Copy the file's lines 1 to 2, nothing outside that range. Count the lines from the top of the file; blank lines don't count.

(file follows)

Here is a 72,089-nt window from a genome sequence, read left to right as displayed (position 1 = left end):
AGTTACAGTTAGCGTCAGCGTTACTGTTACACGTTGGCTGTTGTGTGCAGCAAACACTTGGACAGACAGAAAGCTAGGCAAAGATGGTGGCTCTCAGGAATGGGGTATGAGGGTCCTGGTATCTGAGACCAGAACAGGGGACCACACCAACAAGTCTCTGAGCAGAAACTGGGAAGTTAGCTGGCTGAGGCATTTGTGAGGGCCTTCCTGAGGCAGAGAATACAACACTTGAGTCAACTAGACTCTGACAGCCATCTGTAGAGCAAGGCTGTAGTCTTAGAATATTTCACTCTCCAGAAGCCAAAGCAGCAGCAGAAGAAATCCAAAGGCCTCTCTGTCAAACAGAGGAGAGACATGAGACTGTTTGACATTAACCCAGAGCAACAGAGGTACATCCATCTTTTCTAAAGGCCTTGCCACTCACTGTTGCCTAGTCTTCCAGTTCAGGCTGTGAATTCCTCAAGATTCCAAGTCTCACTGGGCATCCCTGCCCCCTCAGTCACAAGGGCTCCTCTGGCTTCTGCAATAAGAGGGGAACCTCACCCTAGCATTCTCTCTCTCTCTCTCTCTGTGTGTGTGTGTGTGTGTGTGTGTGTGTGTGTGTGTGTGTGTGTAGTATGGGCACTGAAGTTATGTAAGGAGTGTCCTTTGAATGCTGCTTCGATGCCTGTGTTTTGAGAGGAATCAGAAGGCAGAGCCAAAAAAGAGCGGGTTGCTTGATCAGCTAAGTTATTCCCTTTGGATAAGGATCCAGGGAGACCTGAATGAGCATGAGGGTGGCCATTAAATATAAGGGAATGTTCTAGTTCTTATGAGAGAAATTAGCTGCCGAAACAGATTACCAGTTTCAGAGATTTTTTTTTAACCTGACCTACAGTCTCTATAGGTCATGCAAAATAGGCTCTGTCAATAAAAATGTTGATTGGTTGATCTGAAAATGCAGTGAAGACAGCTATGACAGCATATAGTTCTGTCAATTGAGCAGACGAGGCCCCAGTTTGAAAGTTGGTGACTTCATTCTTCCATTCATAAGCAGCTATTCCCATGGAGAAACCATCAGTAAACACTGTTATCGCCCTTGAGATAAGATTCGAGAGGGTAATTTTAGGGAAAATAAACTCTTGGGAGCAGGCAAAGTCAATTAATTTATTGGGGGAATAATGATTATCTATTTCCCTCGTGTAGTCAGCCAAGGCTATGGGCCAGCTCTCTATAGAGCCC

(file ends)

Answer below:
Here is a 72,089-nt window from a genome sequence, read left to right as displayed (position 1 = left end):
AGTTACAGTTAGCGTCAGCGTTACTGTTACACGTTGGCTGTTGTGTGCAGCAAACACTTGGACAGACAGAAAGCTAGGCAAAGATGGTGGCTCTCAGGAATGGGGTATGAGGGTCCTGGTATCTGAGACCAGAACAGGGGACCACACCAACAAGTCTCTGAGCAGAAACTGGGAAGTTAGCTGGCTGAGGCATTTGTGAGGGCCTTCCTGAGGCAGAGAATACAACACTTGAGTCAACTAGACTCTGACAGCCATCTGTAGAGCAAGGCTGTAGTCTTAGAATATTTCACTCTCCAGAAGCCAAAGCAGCAGCAGAAGAAATCCAAAGGCCTCTCTGTCAAACAGAGGAGAGACATGAGACTGTTTGACATTAACCCAGAGCAACAGAGGTACATCCATCTTTTCTAAAGGCCTTGCCACTCACTGTTGCCTAGTCTTCCAGTTCAGGCTGTGAATTCCTCAAGATTCCAAGTCTCACTGGGCATCCCTGCCCCCTCAGTCACAAGGGCTCCTCTGGCTTCTGCAATAAGAGGGGAACCTCACCCTAGCATTCTCTCTCTCTCTCTCTCTGTGTGTGTGTGTGTGTGTGTGTGTGTGTGTGTGTGTGTGTGTGTAGTATGGGCACTGAAGTTATGTAAGGAGTGTCCTTTGAATGCTGCTTCGATGCCTGTGTTTTGAGAGGAATCAGAAGGCAGAGCCAAAAAAGAGCGGGTTGCTTGATCAGCTAAGTTATTCCCTTTGGATAAGGATCCAGGGAGACCTGAATGAGCATGAGGGTGGCCATTAAATATAAGGGAATGTTCTAGTTCTTATGAGAGAAATTAGCTGCCGAAACAGATTACCAGTTTCAGAGATTTTTTTTTAACCTGACCTACAGTCTCTATAGGTCATGCAAAATAGGCTCTGTCAATAAAAATGTTGATTGGTTGATCTGAAAATGCAGTGAAGACAGCTATGACAGCATATAGTTCTGTCAATTGAGCAGACGAGGCCCCAGTTTGAAAGTTGGTGACTTCATTCTTCCATTCATAAGCAGCTATTCCCATGGAGAAACCATCAGTAAACACTGTTATCGCCCTTGAGATAAGATTCGAGAGGGTAATTTTAGGGAAAATAAACTCTTGGGAGCAGGCAAAGTCAATTAATTTATTGGGGGAATAATGATTATCTATTTCCCTCGTGTAGTCAGCCAAGGCTATGGGCCAGCTCTCTATAGAGCCC